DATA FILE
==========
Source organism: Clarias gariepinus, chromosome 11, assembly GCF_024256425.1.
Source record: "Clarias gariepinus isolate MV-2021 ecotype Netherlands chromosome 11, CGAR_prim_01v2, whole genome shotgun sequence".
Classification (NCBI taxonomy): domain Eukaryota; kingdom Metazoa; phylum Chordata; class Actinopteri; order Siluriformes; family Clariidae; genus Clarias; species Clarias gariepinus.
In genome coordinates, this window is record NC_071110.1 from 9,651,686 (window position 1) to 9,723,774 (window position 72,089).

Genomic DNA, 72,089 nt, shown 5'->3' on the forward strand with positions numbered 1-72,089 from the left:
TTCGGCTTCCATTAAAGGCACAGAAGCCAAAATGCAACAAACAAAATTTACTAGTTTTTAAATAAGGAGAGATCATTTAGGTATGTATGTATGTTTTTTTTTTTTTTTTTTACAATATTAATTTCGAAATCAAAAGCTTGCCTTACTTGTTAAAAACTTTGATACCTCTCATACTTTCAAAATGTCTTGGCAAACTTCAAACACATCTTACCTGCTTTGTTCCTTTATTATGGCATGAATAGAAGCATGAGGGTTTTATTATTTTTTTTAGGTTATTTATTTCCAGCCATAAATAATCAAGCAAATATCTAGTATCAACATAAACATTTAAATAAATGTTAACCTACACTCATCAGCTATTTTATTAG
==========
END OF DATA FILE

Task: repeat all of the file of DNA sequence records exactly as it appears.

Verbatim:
Source organism: Clarias gariepinus, chromosome 11, assembly GCF_024256425.1.
Source record: "Clarias gariepinus isolate MV-2021 ecotype Netherlands chromosome 11, CGAR_prim_01v2, whole genome shotgun sequence".
Classification (NCBI taxonomy): domain Eukaryota; kingdom Metazoa; phylum Chordata; class Actinopteri; order Siluriformes; family Clariidae; genus Clarias; species Clarias gariepinus.
In genome coordinates, this window is record NC_071110.1 from 9,651,686 (window position 1) to 9,723,774 (window position 72,089).

Genomic DNA, 72,089 nt, shown 5'->3' on the forward strand with positions numbered 1-72,089 from the left:
TTCGGCTTCCATTAAAGGCACAGAAGCCAAAATGCAACAAACAAAATTTACTAGTTTTTAAATAAGGAGAGATCATTTAGGTATGTATGTATGTTTTTTTTTTTTTTTTTTACAATATTAATTTCGAAATCAAAAGCTTGCCTTACTTGTTAAAAACTTTGATACCTCTCATACTTTCAAAATGTCTTGGCAAACTTCAAACACATCTTACCTGCTTTGTTCCTTTATTATGGCATGAATAGAAGCATGAGGGTTTTATTATTTTTTTTAGGTTATTTATTTCCAGCCATAAATAATCAAGCAAATATCTAGTATCAACATAAACATTTAAATAAATGTTAACCTACACTCATCAGCTATTTTATTAG